Camille Terrier (University of Lausanne/LSE), Daniel L Chen (CNRS) and Matthias Sutter (Max Planck Institute) look at how COVID infections affected adolescents’ prosociality, an essential non-cognitive skill. The prosociality gap between students with high and low socio-economic status has doubled.
The pandemic is hitting poorer and less-educated families more severely than their richer and better-educated counterparts. This is particularly true for children and adolescents from low socio-economic status (SES) families, for whom the pandemic has meant worse mental health, lower educational attainment, lower academic aspirations, and larger dropout rates from school. In our new paper, we investigate the effect of the pandemic on another outcome that has received surprisingly little attention: prosociality.
Prosociality in adolescents is a key behavioural trait to consider and monitor for two reasons. First, because it affects children’s success in school and in life. Secondly, because it is quite heavily determined by students’ social background. Children from poorer and less-educated families tend to be significantly less altruistic, more selfish, and less cooperative and trusting. In our paper, we provide evidence for how COVID exposure, measured by an adolescent or a family member having the virus, reinforces inequalities in prosociality between high- and low-SES adolescents.
There are several reasons why COVID could potentially increase the prosociality gap between these groups. A first reason is medical: the chances of being hospitalised might differ for low-SES and high-SES families (due to differences in comorbidities or distance to hospitals, for instance), which may affect fear and ultimately ethical decision-making. Differences in unemployment or in parents’ ability to work from home could also explain a differential effect, through a potential impact on students’ stress and anxiety levels. On the other hand, some countervailing effects could also reduce the initial prosociality gap. Recent work has found less social distancing in low-SES families, which may help to preserve more social contacts and prosociality for low-SES students. For all these reasons, the overall effect of COVID infections is unclear and open to empirical investigation.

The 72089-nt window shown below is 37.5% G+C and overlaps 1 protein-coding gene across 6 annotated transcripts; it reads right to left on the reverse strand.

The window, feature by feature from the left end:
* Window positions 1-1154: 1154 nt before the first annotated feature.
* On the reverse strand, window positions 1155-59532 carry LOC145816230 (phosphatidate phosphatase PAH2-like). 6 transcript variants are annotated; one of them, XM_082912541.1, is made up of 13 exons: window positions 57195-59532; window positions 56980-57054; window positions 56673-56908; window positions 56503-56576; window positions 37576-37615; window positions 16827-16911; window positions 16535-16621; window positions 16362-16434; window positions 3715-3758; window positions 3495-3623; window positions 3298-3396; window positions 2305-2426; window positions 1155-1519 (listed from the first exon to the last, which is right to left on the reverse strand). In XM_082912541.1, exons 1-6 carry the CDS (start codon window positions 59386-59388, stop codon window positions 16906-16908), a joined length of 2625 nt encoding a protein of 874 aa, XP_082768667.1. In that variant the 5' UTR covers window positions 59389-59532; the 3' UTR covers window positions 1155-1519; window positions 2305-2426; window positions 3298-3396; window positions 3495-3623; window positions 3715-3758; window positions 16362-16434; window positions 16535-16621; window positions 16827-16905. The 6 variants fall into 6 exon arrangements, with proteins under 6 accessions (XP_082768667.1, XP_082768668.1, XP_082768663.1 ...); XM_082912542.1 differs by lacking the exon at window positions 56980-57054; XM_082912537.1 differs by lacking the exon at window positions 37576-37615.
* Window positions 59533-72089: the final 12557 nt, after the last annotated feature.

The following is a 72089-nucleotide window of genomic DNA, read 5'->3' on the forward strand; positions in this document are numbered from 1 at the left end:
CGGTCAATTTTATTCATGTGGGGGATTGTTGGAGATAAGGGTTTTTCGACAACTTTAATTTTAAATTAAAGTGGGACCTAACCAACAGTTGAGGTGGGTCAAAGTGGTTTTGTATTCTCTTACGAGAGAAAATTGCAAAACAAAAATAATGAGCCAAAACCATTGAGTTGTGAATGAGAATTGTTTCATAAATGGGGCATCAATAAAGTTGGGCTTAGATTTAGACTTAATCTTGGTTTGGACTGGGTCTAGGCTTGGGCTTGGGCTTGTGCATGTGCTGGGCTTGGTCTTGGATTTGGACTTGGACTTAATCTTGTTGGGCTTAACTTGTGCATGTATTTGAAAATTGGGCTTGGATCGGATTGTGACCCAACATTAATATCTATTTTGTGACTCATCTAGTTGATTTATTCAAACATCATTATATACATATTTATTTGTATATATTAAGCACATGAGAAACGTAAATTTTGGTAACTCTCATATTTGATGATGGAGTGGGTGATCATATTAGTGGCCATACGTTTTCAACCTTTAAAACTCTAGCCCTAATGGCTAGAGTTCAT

Novel experimental data on adolescents’ prosociality
We collected panel data on 363 high school students in France, who participated in two rounds of experiments. The first round was in October 2019. The second was during the first French lockdown in May 2020. Each round of experiment consisted of four different incentivised games to measure adolescents’ prosociality along four dimensions:
(i) the relative frequency of cooperation in a repeated prisoner’s dilemma game;
(ii) trust as the amount a first mover transfers to a second mover in a standard trust game;
(iii) altruism as the frequency with which subjects donate a fixed amount of money to a vaccination campaign (against measles), run by UNICEF, rather than taking a (successively) increasing amount of money for themselves; and
(iv) generosity as the share of each student’s total payoff from all tasks that he or she decides to donate to a non-governmental organisation (NGO).
We then transformed our four measures (cooperation, trust, altruism, and generosity) into a single principal component index of prosociality in order to get an encompassing measure of prosociality. We complement this data by collecting information on the effects of COVID on students and their families from a survey designed and administered online in May 2020. The French Ministry of Education provided administrative data on parents’ socio-economic status.